Certain environmental phenomena, such as flowers and plants that bloom early and migratory birds that travel prematurely, are more than nature at work ahead of schedule.
New research posits that the seasons that change prematurely could be the result of climate change and warming of average global temperatures, resulting in a prolonged summer. These balance shifts could have dangerous implications for agriculture and natural environments, as well as human health.
Published in the journal Geophysical Research and Letters, the study analyzes climatic and seasonal data spanning from 1952 to 2011 in the northern hemisphere. Collecting temperature data during these years helped scientists track when each of the four seasons began on average.
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The results indicate that the average length of summer increased from an average of 78 days to 95, while spring, winter and fall saw decreases in duration ranging from three to nine days.
Extrapolating these data, the scientists found that if this trend continues at the current rate, summer could last almost six months by 2100.
“This is the biological clock of all living things,” said study lead author Yuping Guan, a physical oceanographer with the State Key Laboratory for Tropical Oceanography at the Chinese Academy of Sciences, told NBC. “People argue about a 2 or 3 degree rise in temperature, but the change of season of global warming is something that everyone can understand.”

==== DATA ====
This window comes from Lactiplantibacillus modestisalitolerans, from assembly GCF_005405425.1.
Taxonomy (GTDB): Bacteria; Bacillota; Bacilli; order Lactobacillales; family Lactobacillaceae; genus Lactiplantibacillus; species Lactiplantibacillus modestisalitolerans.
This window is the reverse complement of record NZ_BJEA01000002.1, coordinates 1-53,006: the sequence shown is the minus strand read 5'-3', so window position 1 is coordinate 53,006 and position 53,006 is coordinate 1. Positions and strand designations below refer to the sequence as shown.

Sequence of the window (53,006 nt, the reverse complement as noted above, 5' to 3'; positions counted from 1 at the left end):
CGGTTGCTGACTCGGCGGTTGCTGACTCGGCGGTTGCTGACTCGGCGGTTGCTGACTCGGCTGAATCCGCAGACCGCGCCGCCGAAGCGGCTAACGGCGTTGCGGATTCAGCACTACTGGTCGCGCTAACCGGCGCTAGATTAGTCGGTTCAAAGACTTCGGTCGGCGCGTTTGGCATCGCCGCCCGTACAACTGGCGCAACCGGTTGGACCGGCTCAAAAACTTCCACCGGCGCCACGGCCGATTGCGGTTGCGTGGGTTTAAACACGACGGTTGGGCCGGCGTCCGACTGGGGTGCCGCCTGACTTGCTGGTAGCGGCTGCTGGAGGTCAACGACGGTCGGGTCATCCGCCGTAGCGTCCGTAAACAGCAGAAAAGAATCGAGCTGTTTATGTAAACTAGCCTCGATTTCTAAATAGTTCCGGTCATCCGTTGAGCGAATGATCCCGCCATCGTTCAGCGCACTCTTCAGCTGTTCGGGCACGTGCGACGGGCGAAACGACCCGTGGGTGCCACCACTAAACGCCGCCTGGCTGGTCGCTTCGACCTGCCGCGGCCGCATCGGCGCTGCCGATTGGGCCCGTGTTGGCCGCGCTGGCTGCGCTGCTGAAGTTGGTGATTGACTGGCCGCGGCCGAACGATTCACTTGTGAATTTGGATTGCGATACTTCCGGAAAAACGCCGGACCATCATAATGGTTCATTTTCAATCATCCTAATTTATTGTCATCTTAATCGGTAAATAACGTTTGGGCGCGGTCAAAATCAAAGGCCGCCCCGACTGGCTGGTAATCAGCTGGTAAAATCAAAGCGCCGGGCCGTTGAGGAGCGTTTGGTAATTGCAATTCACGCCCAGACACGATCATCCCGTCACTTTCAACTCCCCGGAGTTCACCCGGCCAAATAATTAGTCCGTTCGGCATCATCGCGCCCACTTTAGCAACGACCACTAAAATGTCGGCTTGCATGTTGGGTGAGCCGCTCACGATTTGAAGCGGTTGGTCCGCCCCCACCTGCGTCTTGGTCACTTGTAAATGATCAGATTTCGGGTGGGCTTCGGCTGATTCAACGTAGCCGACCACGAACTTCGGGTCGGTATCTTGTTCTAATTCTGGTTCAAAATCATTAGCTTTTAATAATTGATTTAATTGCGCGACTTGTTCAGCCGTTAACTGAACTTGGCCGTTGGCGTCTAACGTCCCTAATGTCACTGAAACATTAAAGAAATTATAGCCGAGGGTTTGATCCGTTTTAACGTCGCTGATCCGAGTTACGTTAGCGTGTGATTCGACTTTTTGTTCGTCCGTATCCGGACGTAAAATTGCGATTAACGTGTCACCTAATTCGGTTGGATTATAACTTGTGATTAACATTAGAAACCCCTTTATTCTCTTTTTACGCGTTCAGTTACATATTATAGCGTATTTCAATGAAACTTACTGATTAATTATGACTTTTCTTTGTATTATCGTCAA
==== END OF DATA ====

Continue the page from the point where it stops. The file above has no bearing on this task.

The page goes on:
Some of the consequences of such a seasonal change could harm humans. Guan and his team point out that people could be exposed to large volumes of pollen for longer periods of time and experience an increase in mosquito populations that gravitate toward warmer northern environments.
This could introduce certain viruses, such as malaria, into new environments.
Flora and fauna could also have a difficult time adapting to a new climate, damaging existing ecosystems and disrupting energy demand as hot weather becomes warmer and persists for longer periods of time.
The scientists conclude by saying that this pattern will continue if emissions are not reduced and the Earth continues to absorb more heat than it reflects back into space.
“On the business stage as always, spring and summer will start about a month earlier than 2011 by the end of the century, fall and winter will start about half a month later, resulting in almost half a year of summer and less than 2 winter months in 2100, ”the authors write. “As the changes in the duration of the four seasons continue, which can trigger a chain of reactions, the formulation of policies for agricultural management, medical care and disaster prevention requires adjustments.”
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